Tuesday, May 20, 2014

Standard misunderstanding?

Over the weekend, I spent a little time reading about Elizabeth Warren, the senior senator from Massachusetts, the state where I grew up. One of the consistent assessments of her strengths is her ability to take complex government regulations and explain them in a way that the ordinary lay person can understand them. I wish she'd find the time and energy to take on explaining water quality standards and Total Maximum Daily Loads. I started working on water quality management back when PL92-500 was the "Muskie-Blatnik bill." I'm aware that setting water quality standards is a complex, and often contentious, process. However, I'm not willing to concede that those responsible for that work, such as Minnesota's Pollution Control Agency [MPCA] and Department of Natural Resources [DNR], don't have a major responsibility to explain both the process and the outcomes in such a way that the average Minnesotan can readily understand what's going on. I think we're a long way from that situation.

some of Minnesota's waters
some of Minnesota's waters           © harrington

In a simplified version of the federal law's requirements, all waters are supposed to be "fishable and swimmable" unless there's a very solid reason those standards can't be met (impaired waters). On the MPCA's web page describing how the Agency and USEPA are going to address Minnesota's "Statewide Mercury Total Maximum Daily Load (TMDL)" the following statement can be found: "There is a strong connection between the Minnesota Department of Health Fish Consumption Advisory (FCA) and MPCA’s impairment determination. When the FCA limitation is more restrictive than one meal per week, the water body is impaired." This is where I take a strong exception to how MPCA is interpreting or applying a standard. If a water is supposed to be "fishable," I would argue that there should be NO ADVISORY on fish consumption. There's another statement on the same page that makes me wonder if the author really meant what he or she wrote. It may seem like a quibble, but stating that "The long-term goal of the mercury TMDL is for the fish to meet water quality standards..." can't be correct. Fish don't meet water quality standards, water does. Take a minute and go read through the web page yourself. See if you don't think it could use some of Elizabeth Warren's explanatory expertise. This is going to be important to Minnesotans, because mining is a contributor to the mercury water quality and fish consumption issue ..."Of the anthropogenic emissions originating within Minnesota in 2005, an estimated 56% was from energy-related sources, 21% was from mercury products, and 22% was from taconite processing (MPCA 2005)." (see page 18 of the WRC summary) and I'm not sure we have the proper framework in place to address the issue. The UMN Water Resources Center has prepared a nice 56 page summary that's more readily understandable, at least to me, than the hyperlinked, cross-referenced material offered up by MPCA on their web site. It would be helpful if MPCA would describe their technical, regulatory and legal processes in such a way that so we citizens and taxpayers can get a better idea of what's going on without having to major in reading regulations. I wonder if Merwin spent too much time with regulations before he wrote Memorandum.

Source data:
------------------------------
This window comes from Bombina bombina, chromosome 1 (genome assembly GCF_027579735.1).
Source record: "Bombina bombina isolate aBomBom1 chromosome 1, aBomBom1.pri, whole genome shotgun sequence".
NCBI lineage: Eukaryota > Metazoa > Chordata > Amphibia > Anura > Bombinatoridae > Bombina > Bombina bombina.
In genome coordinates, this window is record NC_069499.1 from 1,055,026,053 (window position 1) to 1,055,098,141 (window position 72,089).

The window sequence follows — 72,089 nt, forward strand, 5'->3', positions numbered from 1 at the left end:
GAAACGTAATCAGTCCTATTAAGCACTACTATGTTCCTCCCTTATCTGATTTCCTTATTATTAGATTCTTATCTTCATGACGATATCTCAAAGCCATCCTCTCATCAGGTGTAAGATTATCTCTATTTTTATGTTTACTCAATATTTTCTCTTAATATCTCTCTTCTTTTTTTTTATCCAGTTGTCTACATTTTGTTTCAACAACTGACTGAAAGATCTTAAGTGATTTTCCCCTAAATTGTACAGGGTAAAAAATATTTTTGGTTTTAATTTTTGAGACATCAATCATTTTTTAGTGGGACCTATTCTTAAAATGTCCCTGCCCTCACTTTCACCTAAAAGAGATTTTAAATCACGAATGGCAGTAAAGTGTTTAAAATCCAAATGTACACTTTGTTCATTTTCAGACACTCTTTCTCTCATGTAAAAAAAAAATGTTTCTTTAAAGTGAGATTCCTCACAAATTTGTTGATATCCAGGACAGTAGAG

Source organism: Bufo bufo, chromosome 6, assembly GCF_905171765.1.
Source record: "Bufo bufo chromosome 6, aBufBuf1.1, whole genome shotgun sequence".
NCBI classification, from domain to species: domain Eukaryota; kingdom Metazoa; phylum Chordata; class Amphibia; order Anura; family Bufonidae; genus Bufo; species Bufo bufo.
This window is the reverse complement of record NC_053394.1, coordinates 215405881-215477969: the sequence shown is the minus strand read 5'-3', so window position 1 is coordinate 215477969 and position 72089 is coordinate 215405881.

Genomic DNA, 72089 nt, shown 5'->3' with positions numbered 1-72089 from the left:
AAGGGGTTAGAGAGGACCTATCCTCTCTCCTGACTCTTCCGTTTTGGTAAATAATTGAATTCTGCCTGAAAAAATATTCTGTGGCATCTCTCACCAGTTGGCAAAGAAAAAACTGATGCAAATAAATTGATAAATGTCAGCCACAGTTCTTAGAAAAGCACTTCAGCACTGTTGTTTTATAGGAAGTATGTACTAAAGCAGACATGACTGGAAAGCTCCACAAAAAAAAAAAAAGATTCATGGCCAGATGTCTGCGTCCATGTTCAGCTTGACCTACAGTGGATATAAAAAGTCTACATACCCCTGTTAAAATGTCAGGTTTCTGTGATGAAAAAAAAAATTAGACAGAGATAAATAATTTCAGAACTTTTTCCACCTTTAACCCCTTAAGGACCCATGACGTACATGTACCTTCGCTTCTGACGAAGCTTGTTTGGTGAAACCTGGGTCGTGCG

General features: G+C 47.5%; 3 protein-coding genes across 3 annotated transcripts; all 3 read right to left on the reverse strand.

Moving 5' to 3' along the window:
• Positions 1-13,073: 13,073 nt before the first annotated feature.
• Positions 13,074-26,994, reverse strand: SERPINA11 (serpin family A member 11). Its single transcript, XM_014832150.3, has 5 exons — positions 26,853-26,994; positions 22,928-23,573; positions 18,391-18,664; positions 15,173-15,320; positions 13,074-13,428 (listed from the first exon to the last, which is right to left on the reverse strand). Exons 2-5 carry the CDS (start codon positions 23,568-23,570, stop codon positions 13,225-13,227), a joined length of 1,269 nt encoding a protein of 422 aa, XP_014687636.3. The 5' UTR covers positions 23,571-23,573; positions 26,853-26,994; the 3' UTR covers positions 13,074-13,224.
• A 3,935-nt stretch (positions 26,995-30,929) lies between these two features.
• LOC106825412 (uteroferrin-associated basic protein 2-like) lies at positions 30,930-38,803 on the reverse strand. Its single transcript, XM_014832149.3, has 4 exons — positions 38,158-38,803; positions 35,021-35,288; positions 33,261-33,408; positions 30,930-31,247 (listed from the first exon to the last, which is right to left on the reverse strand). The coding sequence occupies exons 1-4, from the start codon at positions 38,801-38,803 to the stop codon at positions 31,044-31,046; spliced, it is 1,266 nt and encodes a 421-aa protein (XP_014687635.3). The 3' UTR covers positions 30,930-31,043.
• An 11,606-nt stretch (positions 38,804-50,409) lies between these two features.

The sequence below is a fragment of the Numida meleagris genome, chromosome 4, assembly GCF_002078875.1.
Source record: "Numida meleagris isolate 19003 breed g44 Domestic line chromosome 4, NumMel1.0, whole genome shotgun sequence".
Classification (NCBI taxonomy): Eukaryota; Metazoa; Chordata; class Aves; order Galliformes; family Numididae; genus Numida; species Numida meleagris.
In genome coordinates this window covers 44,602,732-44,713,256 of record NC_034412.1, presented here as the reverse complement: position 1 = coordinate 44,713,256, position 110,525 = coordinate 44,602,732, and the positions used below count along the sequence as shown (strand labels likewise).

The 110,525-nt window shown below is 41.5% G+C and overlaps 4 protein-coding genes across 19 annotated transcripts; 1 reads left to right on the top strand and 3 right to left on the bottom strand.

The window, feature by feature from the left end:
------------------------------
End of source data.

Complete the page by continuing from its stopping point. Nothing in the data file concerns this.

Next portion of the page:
Memorandum

By W. S. Merwin
Save these words for a while because
of something they remind you of
although you cannot remember
what that is a sense that is part
dust and part the light of morning

you were about to say a name
and it is not there I forget
them too I am learning to pray
to Perdita to whom I said
nothing at the time and now she
cannot hear me as far as I
know but the day goes on looking

the names often change more slowly
than the meanings whole families
grow up in them and then are gone
into the anonymous sky
oh Perdita does the hope go on
after the names are forgotten

and is the pain of the past done
when the calling has stopped and those
betrayals so long repeated
that they are taken for granted
as the shepherd does with the sheep


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